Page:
Karoly Thanksgivings have rarely been used as R&D sessions. Mom prepared mashed potatoes, stuffing and gravy from the same family-tested recipes year after year. Good food was always placed on the table through my 18 years of home life.

One family custom always bothered me. In later years, each person at the table was asked to express what he or she’s thankful for. I don’t remember when this annual ritual started. Knowing my mother, it goes back to the 1950s or my grandmother’s table.

I have much to be thankful for -- a beautiful wife, three children who love the Lord, a son-in-law who loves my daughter and the most beautiful granddaughter on earth. The though of expressing all this in front of my siblings sent terror through my veins. I’d usually mutter, “I’m thankful for my life and please pass the gravy.”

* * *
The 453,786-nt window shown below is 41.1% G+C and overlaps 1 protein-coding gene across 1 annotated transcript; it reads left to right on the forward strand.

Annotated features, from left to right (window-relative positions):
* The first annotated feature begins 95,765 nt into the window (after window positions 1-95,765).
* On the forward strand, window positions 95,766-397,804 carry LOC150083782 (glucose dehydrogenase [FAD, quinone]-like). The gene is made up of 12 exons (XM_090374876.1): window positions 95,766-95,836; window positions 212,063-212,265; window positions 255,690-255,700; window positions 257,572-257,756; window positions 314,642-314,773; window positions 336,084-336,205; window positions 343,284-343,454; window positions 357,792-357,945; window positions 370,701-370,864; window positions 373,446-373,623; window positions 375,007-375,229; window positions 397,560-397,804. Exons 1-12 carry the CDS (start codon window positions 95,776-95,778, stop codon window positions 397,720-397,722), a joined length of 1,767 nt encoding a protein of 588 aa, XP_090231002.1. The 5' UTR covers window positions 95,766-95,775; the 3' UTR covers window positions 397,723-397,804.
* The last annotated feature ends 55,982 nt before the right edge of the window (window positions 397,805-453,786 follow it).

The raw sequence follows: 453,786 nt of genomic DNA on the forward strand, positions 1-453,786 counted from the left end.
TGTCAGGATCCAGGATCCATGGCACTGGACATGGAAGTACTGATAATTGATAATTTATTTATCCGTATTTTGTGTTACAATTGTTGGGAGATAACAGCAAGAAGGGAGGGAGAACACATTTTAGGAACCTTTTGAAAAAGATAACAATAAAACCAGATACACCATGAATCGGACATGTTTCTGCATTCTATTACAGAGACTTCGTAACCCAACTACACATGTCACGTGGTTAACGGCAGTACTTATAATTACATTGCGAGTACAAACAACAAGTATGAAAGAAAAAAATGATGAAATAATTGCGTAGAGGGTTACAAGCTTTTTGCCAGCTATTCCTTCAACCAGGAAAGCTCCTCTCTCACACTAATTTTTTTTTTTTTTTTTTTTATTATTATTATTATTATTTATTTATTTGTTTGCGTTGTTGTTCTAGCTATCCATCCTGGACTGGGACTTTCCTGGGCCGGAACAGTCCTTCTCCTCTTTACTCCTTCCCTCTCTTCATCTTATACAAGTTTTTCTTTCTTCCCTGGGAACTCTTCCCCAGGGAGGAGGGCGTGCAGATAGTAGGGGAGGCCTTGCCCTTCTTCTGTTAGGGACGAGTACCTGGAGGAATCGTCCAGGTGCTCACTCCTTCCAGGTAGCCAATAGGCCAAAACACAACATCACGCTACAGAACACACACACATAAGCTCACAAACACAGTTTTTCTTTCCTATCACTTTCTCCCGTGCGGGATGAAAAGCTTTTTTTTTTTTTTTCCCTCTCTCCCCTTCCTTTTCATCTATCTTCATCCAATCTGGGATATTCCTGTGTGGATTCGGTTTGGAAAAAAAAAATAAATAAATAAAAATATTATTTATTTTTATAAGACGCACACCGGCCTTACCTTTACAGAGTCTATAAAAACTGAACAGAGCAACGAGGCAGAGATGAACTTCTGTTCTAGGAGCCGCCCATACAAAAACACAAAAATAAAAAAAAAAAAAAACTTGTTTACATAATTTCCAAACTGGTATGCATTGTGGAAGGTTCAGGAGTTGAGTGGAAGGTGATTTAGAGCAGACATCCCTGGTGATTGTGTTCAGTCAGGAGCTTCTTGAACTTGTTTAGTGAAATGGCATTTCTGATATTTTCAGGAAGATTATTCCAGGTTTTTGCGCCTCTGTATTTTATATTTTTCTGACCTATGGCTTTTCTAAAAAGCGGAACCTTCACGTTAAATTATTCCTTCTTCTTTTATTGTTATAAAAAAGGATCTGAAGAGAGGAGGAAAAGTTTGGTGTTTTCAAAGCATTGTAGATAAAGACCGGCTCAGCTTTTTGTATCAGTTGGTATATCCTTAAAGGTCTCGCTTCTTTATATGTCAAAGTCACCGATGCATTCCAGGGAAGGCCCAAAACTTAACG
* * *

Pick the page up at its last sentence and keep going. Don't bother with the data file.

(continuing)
As I said to the family this year before the blessing, I have a lot to be thankful for -- prime among that is my salvation in our Lord and Savior Jesus Christ. A wife who is a “fellow heir of the grace of life” (1 Peter 3:7); children who, after much discipline and instruction (Ephesians 6:1-4), have named the name of Jesus; and a 2 year old granddaughter who can recite “Jesus Loves Me” in toddlereeze all bring tears to my eyes. There’s much more -- like home and job -- all of which can be lost at a moment’s notice.

Sunday, December 11, 2005

Roaring Camp & Big Trees Railroad

I rode in the cab of Roaring Camp & Big Trees Narrow Gauge Railroad yesterday on the downgrade trip from Bear Mountain.

After the climb to the summit -- an eight percent grade at times -- I was taking pictures of the two-truck Shay locomotive. I was under the mistaken impression that the Dixiana was an old West Side Lumber Co. Shay. I asked the conductor, but directed me to the engineer.